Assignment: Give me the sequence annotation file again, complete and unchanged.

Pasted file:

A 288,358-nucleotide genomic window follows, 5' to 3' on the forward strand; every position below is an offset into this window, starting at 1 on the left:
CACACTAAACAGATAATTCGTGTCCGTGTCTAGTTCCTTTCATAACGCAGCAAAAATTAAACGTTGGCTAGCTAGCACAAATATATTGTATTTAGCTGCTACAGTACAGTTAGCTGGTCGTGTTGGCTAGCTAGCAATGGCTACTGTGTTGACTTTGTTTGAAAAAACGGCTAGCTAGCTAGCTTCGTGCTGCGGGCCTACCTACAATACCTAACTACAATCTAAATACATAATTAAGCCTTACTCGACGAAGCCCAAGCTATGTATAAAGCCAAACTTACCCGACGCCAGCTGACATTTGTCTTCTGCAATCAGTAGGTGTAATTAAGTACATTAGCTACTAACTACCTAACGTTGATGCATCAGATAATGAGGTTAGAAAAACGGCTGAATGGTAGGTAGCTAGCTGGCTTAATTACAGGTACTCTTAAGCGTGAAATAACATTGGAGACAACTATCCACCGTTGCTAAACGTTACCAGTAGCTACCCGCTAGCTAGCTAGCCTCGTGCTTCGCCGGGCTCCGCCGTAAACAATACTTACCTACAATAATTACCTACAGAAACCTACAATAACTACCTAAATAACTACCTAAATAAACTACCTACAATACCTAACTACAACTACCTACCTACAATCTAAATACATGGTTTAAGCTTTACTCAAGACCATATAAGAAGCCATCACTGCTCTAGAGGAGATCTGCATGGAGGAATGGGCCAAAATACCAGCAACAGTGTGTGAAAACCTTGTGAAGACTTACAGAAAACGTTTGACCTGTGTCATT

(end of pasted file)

A 288,358-nucleotide genomic window follows, 5' to 3' on the forward strand; every position below is an offset into this window, starting at 1 on the left:
CACACTAAACAGATAATTCGTGTCCGTGTCTAGTTCCTTTCATAACGCAGCAAAAATTAAACGTTGGCTAGCTAGCACAAATATATTGTATTTAGCTGCTACAGTACAGTTAGCTGGTCGTGTTGGCTAGCTAGCAATGGCTACTGTGTTGACTTTGTTTGAAAAAACGGCTAGCTAGCTAGCTTCGTGCTGCGGGCCTACCTACAATACCTAACTACAATCTAAATACATAATTAAGCCTTACTCGACGAAGCCCAAGCTATGTATAAAGCCAAACTTACCCGACGCCAGCTGACATTTGTCTTCTGCAATCAGTAGGTGTAATTAAGTACATTAGCTACTAACTACCTAACGTTGATGCATCAGATAATGAGGTTAGAAAAACGGCTGAATGGTAGGTAGCTAGCTGGCTTAATTACAGGTACTCTTAAGCGTGAAATAACATTGGAGACAACTATCCACCGTTGCTAAACGTTACCAGTAGCTACCCGCTAGCTAGCTAGCCTCGTGCTTCGCCGGGCTCCGCCGTAAACAATACTTACCTACAATAATTACCTACAGAAACCTACAATAACTACCTAAATAACTACCTAAATAAACTACCTACAATACCTAACTACAACTACCTACCTACAATCTAAATACATGGTTTAAGCTTTACTCAAGACCATATAAGAAGCCATCACTGCTCTAGAGGAGATCTGCATGGAGGAATGGGCCAAAATACCAGCAACAGTGTGTGAAAACCTTGTGAAGACTTACAGAAAACGTTTGACCTGTGTCATT